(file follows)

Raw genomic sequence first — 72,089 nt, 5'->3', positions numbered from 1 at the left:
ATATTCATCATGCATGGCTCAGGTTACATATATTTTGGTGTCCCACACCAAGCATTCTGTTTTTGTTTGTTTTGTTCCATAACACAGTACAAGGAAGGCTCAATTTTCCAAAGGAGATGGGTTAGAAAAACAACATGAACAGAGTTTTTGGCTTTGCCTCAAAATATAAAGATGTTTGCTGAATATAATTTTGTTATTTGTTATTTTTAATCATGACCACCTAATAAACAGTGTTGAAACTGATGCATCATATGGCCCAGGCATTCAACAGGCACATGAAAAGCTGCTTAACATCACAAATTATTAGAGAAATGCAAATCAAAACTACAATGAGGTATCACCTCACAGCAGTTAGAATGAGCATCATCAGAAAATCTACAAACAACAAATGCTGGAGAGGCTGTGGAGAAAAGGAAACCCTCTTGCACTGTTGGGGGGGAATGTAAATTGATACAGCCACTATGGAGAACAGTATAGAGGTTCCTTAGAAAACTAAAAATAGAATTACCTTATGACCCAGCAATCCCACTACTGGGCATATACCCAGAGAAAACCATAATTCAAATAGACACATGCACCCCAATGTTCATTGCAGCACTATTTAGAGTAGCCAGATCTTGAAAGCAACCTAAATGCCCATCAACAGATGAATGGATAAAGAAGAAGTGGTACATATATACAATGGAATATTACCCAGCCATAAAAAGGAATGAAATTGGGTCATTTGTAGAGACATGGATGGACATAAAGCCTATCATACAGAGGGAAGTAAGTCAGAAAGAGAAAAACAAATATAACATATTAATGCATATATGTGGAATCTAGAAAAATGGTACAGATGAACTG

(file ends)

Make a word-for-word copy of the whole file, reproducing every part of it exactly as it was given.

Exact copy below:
Raw genomic sequence first — 72,089 nt, 5'->3', positions numbered from 1 at the left:
ATATTCATCATGCATGGCTCAGGTTACATATATTTTGGTGTCCCACACCAAGCATTCTGTTTTTGTTTGTTTTGTTCCATAACACAGTACAAGGAAGGCTCAATTTTCCAAAGGAGATGGGTTAGAAAAACAACATGAACAGAGTTTTTGGCTTTGCCTCAAAATATAAAGATGTTTGCTGAATATAATTTTGTTATTTGTTATTTTTAATCATGACCACCTAATAAACAGTGTTGAAACTGATGCATCATATGGCCCAGGCATTCAACAGGCACATGAAAAGCTGCTTAACATCACAAATTATTAGAGAAATGCAAATCAAAACTACAATGAGGTATCACCTCACAGCAGTTAGAATGAGCATCATCAGAAAATCTACAAACAACAAATGCTGGAGAGGCTGTGGAGAAAAGGAAACCCTCTTGCACTGTTGGGGGGGAATGTAAATTGATACAGCCACTATGGAGAACAGTATAGAGGTTCCTTAGAAAACTAAAAATAGAATTACCTTATGACCCAGCAATCCCACTACTGGGCATATACCCAGAGAAAACCATAATTCAAATAGACACATGCACCCCAATGTTCATTGCAGCACTATTTAGAGTAGCCAGATCTTGAAAGCAACCTAAATGCCCATCAACAGATGAATGGATAAAGAAGAAGTGGTACATATATACAATGGAATATTACCCAGCCATAAAAAGGAATGAAATTGGGTCATTTGTAGAGACATGGATGGACATAAAGCCTATCATACAGAGGGAAGTAAGTCAGAAAGAGAAAAACAAATATAACATATTAATGCATATATGTGGAATCTAGAAAAATGGTACAGATGAACTG